Services & Expertise

Murder & Manslaughter

Duncan Nightingale and Maureen Fawcett handle murder and manslaughter cases at our Lancaster, Kendal and Barrow in Furness offices. If you or a friend or relative are accused of being responsible for the death of another person then you do need a specialist solicitor to represent you in the case.

Our Senior Director, Duncan Nightingale qualified in 1991. Since the 30th May 2003 Duncan has been a Higher Court criminal proceedings advocate. In 2010, Duncan was certified in the Good Lawyer Guide for outstanding legal practice.

Duncan can be regarded as a specialist murder solicitor.

Over the years Duncan has acted in a number of murder and manslaughter cases and can quickly focus the crucial elements and the really relevant points. For a person convicted of murder there is only one sentence and that is life imprisonment, this is a mandatory sentence and the tariff or minimum sentence will be laid down by the sentencing judge. Sentences of 25 years imprisonment are not uncommon.

In cases of such severity often a QC is engaged to hand the case in Court. These are very senior and experienced Barristers. Over the years Duncan and Maureen have practiced they have developed links with Barrister’s Chambers and are able to instruct the best Barristers to represent our clients.

Duncan has acted in the preliminary hearings and also as junior Counsel to assist the instructed QC in the main hearings along with fully preparing the case itself. Duncan prepared and acted in Court in the defence of a man accused of stabbing to death his partner and young son and also other cases where clients were charged with the murder of their partners.

He knows what is needed to prepare a murder case effectively.

We recognise that the ultimate sentence of life imprisonment means that the very best advice is required.

We recognise that you will need the best possible Barrister to represent you in the case.

The meaning of murder

Murder is committed when a person of sound mind unlawfully kills another, with the intention to either kill or cause “grievous bodily harm”.


When a person kills another person but their intention is to hurt them or exert some force on them. This is called manslaughter.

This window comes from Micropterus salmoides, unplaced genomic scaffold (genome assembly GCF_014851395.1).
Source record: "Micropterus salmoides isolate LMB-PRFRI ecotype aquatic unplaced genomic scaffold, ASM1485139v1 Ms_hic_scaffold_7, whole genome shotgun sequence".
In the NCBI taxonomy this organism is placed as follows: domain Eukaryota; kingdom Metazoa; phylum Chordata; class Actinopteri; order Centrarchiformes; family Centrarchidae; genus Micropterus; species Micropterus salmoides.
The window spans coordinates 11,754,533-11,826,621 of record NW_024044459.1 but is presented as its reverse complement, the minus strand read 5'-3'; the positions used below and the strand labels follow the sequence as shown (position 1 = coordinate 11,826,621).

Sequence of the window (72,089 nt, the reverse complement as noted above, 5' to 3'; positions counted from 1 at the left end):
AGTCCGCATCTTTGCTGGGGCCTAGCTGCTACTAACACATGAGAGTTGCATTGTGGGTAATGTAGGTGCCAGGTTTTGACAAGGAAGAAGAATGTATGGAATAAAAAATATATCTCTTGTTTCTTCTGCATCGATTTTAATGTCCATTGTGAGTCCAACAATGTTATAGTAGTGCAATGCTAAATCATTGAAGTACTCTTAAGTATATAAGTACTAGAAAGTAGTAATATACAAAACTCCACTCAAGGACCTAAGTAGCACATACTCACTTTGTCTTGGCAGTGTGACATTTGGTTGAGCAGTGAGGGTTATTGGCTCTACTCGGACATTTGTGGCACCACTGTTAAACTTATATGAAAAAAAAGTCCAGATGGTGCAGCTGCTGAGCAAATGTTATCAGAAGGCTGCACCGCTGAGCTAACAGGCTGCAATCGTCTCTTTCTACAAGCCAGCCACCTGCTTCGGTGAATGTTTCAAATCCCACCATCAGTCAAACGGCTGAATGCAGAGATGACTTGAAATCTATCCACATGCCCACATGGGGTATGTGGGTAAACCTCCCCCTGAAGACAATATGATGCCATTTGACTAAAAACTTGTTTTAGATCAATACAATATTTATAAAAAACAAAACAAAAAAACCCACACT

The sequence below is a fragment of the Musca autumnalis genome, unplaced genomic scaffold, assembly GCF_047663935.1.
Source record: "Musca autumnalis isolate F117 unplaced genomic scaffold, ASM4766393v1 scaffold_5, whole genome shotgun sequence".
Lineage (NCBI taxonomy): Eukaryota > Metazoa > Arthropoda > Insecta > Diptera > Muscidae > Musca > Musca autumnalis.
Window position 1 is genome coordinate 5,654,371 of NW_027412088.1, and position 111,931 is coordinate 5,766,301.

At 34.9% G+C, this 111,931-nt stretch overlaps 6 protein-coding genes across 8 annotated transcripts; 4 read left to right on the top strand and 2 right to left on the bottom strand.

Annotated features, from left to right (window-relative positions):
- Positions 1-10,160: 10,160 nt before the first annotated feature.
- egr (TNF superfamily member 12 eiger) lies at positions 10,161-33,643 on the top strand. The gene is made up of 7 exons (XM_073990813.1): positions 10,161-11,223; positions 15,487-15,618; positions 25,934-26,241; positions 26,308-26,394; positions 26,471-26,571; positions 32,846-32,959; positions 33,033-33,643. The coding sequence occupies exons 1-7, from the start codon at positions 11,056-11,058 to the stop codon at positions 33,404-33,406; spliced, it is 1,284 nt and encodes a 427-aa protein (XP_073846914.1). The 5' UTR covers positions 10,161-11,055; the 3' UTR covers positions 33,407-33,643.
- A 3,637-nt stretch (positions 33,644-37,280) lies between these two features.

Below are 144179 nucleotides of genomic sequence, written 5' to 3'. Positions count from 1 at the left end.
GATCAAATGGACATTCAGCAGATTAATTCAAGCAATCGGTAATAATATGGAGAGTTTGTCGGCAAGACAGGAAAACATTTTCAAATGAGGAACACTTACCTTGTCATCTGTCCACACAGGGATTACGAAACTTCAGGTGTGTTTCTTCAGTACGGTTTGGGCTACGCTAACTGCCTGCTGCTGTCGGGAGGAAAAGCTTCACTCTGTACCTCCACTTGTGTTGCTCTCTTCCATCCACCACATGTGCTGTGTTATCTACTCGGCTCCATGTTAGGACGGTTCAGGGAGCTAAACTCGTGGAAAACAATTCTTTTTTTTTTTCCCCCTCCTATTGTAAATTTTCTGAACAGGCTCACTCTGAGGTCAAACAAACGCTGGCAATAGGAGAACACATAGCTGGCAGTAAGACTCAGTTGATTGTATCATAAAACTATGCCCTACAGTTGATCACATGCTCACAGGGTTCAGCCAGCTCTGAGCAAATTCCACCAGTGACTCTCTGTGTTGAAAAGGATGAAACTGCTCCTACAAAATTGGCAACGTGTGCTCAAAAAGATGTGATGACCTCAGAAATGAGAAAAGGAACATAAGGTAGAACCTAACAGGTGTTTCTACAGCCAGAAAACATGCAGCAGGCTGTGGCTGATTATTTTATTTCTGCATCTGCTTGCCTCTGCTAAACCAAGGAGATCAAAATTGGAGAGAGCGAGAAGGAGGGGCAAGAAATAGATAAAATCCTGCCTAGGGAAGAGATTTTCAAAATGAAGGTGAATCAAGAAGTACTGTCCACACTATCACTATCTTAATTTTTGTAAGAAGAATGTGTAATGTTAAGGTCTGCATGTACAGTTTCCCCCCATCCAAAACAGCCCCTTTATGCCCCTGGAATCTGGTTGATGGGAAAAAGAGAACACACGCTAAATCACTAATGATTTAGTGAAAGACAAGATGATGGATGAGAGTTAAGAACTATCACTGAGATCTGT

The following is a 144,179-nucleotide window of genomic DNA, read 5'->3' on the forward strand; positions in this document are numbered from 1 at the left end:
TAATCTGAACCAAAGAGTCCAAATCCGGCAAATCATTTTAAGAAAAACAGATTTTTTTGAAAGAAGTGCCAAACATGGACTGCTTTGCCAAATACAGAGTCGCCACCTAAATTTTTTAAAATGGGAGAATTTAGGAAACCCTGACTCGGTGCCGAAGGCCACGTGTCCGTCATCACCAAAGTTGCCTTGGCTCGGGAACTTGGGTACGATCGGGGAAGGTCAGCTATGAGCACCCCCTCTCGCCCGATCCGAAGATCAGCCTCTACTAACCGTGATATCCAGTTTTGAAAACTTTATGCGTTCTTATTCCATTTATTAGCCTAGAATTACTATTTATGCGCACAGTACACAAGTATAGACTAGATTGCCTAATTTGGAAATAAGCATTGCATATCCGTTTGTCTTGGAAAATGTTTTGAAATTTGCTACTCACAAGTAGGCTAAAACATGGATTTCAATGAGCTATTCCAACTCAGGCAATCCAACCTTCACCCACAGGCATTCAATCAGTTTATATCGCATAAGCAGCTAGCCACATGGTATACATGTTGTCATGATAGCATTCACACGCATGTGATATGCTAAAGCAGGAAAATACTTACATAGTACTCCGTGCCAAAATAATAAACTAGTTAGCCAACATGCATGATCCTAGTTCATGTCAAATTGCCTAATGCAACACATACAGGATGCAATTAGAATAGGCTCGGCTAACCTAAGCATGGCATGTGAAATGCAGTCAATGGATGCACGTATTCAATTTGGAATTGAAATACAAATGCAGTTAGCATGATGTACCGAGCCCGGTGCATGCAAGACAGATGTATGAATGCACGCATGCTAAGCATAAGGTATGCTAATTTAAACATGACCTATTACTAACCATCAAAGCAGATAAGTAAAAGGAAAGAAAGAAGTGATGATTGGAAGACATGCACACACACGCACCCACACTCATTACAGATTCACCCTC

There are various types of manslaughter. The most common arises when a person is aware that their conduct involves a risk of causing death, or at least serious injury and goes on to take the risk. For example, if a person were to inflict a blow to the head with a weapon and this caused the victim to die without specific intention that person has caused a death recklessly.

Another form of manslaughter is corporate manslaughter. An example of this may be an outbreak of legionnaire’s disease in a public building causing death. In this case the owner of the building could have criminal charges brought against them.

Attempted Murder

This is generally where there is an assault of a similar level of seriousness to some murders but the victim has not died.


There are defences that our criminal solicitors will consider on each individual case. For example, the defences include;

  • Diminished responsibility
  • Provocation
  • Duress

Case examples we have dealt with

R v C

This was a very disturbing and tragic case of a young man killing his partner and young child by stabbing them to death.

The man who had no previous convictions and was of good character had suffered a mental breakdown. He pleaded guilty to manslaughter and received a hospital order.

This was a very traumatic case for all concerned but mainly the parents of both the Defendant and his late partner.

Mr Nightingale dealt with all the case preparation and acted as Junior Counsel to the QC who was also instructed.

R v L 2013 Preston Crown Court

In this case several witnesses had given statements to the police. There were a lot of inconsistencies and our criminal solicitors were able to pluck away at the Prosecution case to the extent that the Prosecution offered no evidence on the first day of trial.


R v L 2012 – Preston Crown Court

A case of a large gathering at a local public house where a young man received a blow to the head which was believed to have resulted in his death.

It transpired that the young man already had a previous bleed on the brain from the week before. This was a case that involved expert pathologists. We instructed our own expert pathologist who was able to undermine a causal link between a slap larking about and the cause of the Defendant’s death. The case proceeded to trial and the prosecution offered no evidence on the first day of trial.

In this section